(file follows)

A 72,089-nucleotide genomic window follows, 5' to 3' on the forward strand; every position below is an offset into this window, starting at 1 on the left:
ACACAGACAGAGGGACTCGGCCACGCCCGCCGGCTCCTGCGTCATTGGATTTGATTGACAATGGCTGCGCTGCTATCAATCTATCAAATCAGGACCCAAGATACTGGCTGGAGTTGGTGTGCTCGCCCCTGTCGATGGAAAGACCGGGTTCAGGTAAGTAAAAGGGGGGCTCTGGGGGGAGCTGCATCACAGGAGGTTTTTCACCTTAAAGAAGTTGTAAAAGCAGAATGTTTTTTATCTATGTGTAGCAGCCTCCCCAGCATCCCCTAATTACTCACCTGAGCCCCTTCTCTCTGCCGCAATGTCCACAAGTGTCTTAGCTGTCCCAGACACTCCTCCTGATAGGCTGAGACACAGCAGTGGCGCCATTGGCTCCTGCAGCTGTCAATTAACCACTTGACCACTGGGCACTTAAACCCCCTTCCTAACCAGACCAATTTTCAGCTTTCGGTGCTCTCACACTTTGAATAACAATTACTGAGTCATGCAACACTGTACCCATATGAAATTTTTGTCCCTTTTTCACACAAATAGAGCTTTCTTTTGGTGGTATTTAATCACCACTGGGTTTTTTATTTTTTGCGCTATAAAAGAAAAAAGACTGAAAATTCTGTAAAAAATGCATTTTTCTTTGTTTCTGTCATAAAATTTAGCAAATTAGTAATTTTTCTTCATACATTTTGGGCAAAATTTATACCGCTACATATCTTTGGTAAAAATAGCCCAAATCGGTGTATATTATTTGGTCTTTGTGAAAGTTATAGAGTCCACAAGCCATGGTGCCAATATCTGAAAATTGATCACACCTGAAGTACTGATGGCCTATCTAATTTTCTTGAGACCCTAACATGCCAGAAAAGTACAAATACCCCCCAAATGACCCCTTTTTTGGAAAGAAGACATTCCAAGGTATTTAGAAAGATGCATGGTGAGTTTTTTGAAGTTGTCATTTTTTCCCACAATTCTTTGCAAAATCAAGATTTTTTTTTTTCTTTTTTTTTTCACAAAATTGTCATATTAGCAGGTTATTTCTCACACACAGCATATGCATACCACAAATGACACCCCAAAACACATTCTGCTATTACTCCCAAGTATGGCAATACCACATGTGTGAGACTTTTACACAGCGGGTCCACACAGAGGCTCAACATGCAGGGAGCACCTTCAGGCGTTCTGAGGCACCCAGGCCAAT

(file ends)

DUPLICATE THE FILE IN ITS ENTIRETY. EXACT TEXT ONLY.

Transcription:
A 72,089-nucleotide genomic window follows, 5' to 3' on the forward strand; every position below is an offset into this window, starting at 1 on the left:
ACACAGACAGAGGGACTCGGCCACGCCCGCCGGCTCCTGCGTCATTGGATTTGATTGACAATGGCTGCGCTGCTATCAATCTATCAAATCAGGACCCAAGATACTGGCTGGAGTTGGTGTGCTCGCCCCTGTCGATGGAAAGACCGGGTTCAGGTAAGTAAAAGGGGGGCTCTGGGGGGAGCTGCATCACAGGAGGTTTTTCACCTTAAAGAAGTTGTAAAAGCAGAATGTTTTTTATCTATGTGTAGCAGCCTCCCCAGCATCCCCTAATTACTCACCTGAGCCCCTTCTCTCTGCCGCAATGTCCACAAGTGTCTTAGCTGTCCCAGACACTCCTCCTGATAGGCTGAGACACAGCAGTGGCGCCATTGGCTCCTGCAGCTGTCAATTAACCACTTGACCACTGGGCACTTAAACCCCCTTCCTAACCAGACCAATTTTCAGCTTTCGGTGCTCTCACACTTTGAATAACAATTACTGAGTCATGCAACACTGTACCCATATGAAATTTTTGTCCCTTTTTCACACAAATAGAGCTTTCTTTTGGTGGTATTTAATCACCACTGGGTTTTTTATTTTTTGCGCTATAAAAGAAAAAAGACTGAAAATTCTGTAAAAAATGCATTTTTCTTTGTTTCTGTCATAAAATTTAGCAAATTAGTAATTTTTCTTCATACATTTTGGGCAAAATTTATACCGCTACATATCTTTGGTAAAAATAGCCCAAATCGGTGTATATTATTTGGTCTTTGTGAAAGTTATAGAGTCCACAAGCCATGGTGCCAATATCTGAAAATTGATCACACCTGAAGTACTGATGGCCTATCTAATTTTCTTGAGACCCTAACATGCCAGAAAAGTACAAATACCCCCCAAATGACCCCTTTTTTGGAAAGAAGACATTCCAAGGTATTTAGAAAGATGCATGGTGAGTTTTTTGAAGTTGTCATTTTTTCCCACAATTCTTTGCAAAATCAAGATTTTTTTTTTTCTTTTTTTTTTCACAAAATTGTCATATTAGCAGGTTATTTCTCACACACAGCATATGCATACCACAAATGACACCCCAAAACACATTCTGCTATTACTCCCAAGTATGGCAATACCACATGTGTGAGACTTTTACACAGCGGGTCCACACAGAGGCTCAACATGCAGGGAGCACCTTCAGGCGTTCTGAGGCACCCAGGCCAAT